Common Questions

Frequently asked questions about the relationship between science and the Catholic faith.

Q16: Doesn’t the vast size of the universe show that humanity doesn’t matter in the cosmic scheme?

The first thing to be said is that the importance or value of something is not always, or even usually, determined by its physical dimensions.  Our most treasured possession is not necessarily the largest thing we own.  And who would deny that a single human life is more important than an entire galaxy that was devoid of life?

The second thing to be said is that far from pointing to our insignificance, the vast size of the universe is actually a precondition for our being here!  The reason is that if the universe were much smaller than the billions of light years across that we observe it to be it would not have lasted long enough to produce complex living things such as ourselves.

Before any life could arise, the chemical elements had to form.  Most of the chemical elements needed for life were produced in the hot interiors of stars by nuclear reactions that fused smaller nuclei together, starting with hydrogen and helium, to form larger ones, such as carbon, nitrogen, and oxygen.  When such stars exploded as “supernovas,” they spewed those elements out into space, where they eventually formed new stars and new planets (like the Earth) that possessed the chemical elements needed for life.  These astrophysical processes required billions of years to unfold.  And that was just the beginning.  The next stages were for life to form from those elements and then evolve from one-celled organisms to complex multi-celled creatures such as ourselves.  And we know this also required billions of years.  So, certainly, the vast age of the universe is a precondition for complex organisms such as ourselves to be here.

But that means that the vast size of the universe is also a precondition for our existence, because the laws of gravity discovered by Einstein relate the size of the universe to how long it lasts.  For a universe to last the billions of years needed for complex life to arise, it must reach a size of at least billions of light-years across.  Suppose, instead, that the universe never got larger than a “reasonable human scale,” say a few thousand kilometers across. Then, according to the equations of gravity, the universe would last for only a fraction of a second — that is how long it would take for it to expand from the Big Bang to a maximum size and then re-collapse to a final “Big Crunch.”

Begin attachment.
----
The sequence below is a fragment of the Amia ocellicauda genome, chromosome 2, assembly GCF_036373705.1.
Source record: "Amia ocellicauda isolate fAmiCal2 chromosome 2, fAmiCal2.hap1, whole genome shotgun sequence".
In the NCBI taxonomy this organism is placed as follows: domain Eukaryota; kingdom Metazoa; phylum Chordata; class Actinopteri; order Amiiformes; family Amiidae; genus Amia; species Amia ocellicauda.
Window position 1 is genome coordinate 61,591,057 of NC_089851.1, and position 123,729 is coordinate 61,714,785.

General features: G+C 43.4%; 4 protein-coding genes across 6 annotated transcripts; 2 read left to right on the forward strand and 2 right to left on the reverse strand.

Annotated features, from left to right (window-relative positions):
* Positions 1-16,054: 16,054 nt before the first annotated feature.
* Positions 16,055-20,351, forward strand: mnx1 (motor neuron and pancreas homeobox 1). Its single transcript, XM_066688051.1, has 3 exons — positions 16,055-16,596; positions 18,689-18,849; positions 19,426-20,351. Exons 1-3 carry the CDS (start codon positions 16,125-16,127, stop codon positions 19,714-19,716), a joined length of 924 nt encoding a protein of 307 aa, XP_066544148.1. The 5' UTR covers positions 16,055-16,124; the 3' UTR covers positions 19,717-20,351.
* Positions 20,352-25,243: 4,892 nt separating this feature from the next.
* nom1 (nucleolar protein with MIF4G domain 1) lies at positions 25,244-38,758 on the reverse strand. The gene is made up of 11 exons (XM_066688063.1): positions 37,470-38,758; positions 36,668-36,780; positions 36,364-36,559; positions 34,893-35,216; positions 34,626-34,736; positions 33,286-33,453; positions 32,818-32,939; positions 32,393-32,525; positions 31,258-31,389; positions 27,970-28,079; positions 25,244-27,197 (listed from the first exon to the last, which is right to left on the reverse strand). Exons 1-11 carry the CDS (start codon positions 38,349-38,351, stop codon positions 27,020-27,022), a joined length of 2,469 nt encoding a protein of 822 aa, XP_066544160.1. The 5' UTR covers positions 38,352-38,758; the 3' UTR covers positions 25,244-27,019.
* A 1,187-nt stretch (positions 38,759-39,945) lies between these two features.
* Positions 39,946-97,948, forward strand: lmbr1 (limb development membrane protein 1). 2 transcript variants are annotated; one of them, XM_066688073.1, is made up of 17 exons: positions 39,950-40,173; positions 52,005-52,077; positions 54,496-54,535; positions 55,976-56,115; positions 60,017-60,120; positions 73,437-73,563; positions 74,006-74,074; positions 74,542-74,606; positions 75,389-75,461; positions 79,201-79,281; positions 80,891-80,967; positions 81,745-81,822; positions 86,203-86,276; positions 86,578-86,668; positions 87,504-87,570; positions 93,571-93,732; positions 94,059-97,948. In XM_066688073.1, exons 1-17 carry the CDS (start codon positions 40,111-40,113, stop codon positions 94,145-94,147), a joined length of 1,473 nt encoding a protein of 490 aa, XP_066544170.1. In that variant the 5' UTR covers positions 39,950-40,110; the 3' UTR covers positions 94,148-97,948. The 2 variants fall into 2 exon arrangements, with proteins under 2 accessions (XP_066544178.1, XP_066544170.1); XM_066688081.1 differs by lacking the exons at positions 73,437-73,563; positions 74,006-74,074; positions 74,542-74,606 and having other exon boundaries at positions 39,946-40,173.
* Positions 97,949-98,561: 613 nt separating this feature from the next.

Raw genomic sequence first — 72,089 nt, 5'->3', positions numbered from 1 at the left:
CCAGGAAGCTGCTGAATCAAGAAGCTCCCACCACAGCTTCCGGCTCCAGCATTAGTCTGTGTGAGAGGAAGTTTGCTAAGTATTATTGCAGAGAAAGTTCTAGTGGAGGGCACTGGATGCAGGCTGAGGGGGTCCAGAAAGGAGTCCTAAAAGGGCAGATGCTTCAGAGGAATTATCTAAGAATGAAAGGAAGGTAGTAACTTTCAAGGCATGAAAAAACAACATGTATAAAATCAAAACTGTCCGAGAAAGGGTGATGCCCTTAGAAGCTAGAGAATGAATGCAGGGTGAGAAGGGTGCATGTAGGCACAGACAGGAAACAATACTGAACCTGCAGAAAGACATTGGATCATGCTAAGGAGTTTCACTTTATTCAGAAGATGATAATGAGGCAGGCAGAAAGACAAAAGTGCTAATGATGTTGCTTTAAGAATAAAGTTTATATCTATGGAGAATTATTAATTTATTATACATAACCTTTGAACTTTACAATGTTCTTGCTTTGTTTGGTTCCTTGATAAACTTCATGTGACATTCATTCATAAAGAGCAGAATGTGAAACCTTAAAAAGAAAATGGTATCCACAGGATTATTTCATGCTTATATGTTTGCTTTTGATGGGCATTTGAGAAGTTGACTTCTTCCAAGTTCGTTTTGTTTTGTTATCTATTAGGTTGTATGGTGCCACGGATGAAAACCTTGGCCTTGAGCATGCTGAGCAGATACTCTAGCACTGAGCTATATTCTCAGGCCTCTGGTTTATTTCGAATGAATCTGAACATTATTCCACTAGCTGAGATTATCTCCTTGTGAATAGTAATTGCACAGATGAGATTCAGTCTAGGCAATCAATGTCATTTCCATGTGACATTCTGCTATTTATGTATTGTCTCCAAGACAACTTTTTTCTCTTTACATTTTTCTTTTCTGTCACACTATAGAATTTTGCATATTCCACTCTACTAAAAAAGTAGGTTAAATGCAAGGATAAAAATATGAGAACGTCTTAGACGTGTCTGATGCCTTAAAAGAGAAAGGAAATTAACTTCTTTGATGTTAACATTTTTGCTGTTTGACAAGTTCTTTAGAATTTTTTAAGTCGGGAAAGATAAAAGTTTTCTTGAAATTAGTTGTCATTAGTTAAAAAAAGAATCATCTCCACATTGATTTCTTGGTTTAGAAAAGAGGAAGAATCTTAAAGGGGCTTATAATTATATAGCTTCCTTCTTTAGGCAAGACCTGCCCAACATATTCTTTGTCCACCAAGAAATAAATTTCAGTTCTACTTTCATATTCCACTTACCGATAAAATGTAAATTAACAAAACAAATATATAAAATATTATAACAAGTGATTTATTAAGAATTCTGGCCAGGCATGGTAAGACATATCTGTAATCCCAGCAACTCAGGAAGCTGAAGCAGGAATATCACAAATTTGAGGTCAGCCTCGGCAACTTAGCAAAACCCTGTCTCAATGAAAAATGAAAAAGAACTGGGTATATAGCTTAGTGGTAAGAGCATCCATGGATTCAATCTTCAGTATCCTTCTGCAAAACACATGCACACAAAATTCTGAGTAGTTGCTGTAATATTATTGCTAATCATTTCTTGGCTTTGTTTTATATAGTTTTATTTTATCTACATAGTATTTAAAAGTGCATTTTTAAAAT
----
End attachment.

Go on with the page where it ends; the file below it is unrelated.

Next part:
There is a final point to be made.  According to Christian teaching, the universe was created to manifest God’s glory. (See sections 293-4 of the Catechism of the Catholic Church.)  “The heavens declare the glory of God,” says Psalm 19.  A famous medieval theologian, Cardinal Nicholas of Cusa, speculated that the universe might be infinite in size, because that would, as he saw it, most fittingly reflect God’s majesty.  He even speculated that there are an infinite number of other heavenly bodies and that an infinite number of them are inhabited by rational beings.  It is certainly possible that it is part of God’s purpose that there be rational beings elsewhere in this universe.  And the larger the universe, the more life it can contain.  For further discussion of that issue see Question 15.

Resources for further study

Modern Physics and Ancient Faith, Stephen M Barr (University of Notre Dame Press, 2003) Chapter 13 (“Why is the Universe So Big?”)

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